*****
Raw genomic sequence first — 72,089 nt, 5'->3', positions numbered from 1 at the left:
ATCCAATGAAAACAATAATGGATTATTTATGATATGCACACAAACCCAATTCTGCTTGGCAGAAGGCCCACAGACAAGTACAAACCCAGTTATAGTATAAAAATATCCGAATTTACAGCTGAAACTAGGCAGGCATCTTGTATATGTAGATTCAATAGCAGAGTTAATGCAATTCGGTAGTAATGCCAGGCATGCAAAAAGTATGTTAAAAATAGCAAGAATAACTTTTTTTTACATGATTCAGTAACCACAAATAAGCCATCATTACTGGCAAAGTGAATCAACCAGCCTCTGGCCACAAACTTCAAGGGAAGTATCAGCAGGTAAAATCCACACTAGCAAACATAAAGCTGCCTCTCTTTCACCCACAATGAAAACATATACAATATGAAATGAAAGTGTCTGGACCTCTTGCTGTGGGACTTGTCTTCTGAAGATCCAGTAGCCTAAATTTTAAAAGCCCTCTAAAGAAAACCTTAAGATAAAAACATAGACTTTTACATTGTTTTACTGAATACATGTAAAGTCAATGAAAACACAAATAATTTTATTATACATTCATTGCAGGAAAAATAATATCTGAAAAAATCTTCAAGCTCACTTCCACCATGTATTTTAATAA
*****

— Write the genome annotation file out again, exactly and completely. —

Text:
Raw genomic sequence first — 72,089 nt, 5'->3', positions numbered from 1 at the left:
ATCCAATGAAAACAATAATGGATTATTTATGATATGCACACAAACCCAATTCTGCTTGGCAGAAGGCCCACAGACAAGTACAAACCCAGTTATAGTATAAAAATATCCGAATTTACAGCTGAAACTAGGCAGGCATCTTGTATATGTAGATTCAATAGCAGAGTTAATGCAATTCGGTAGTAATGCCAGGCATGCAAAAAGTATGTTAAAAATAGCAAGAATAACTTTTTTTTACATGATTCAGTAACCACAAATAAGCCATCATTACTGGCAAAGTGAATCAACCAGCCTCTGGCCACAAACTTCAAGGGAAGTATCAGCAGGTAAAATCCACACTAGCAAACATAAAGCTGCCTCTCTTTCACCCACAATGAAAACATATACAATATGAAATGAAAGTGTCTGGACCTCTTGCTGTGGGACTTGTCTTCTGAAGATCCAGTAGCCTAAATTTTAAAAGCCCTCTAAAGAAAACCTTAAGATAAAAACATAGACTTTTACATTGTTTTACTGAATACATGTAAAGTCAATGAAAACACAAATAATTTTATTATACATTCATTGCAGGAAAAATAATATCTGAAAAAATCTTCAAGCTCACTTCCACCATGTATTTTAATAA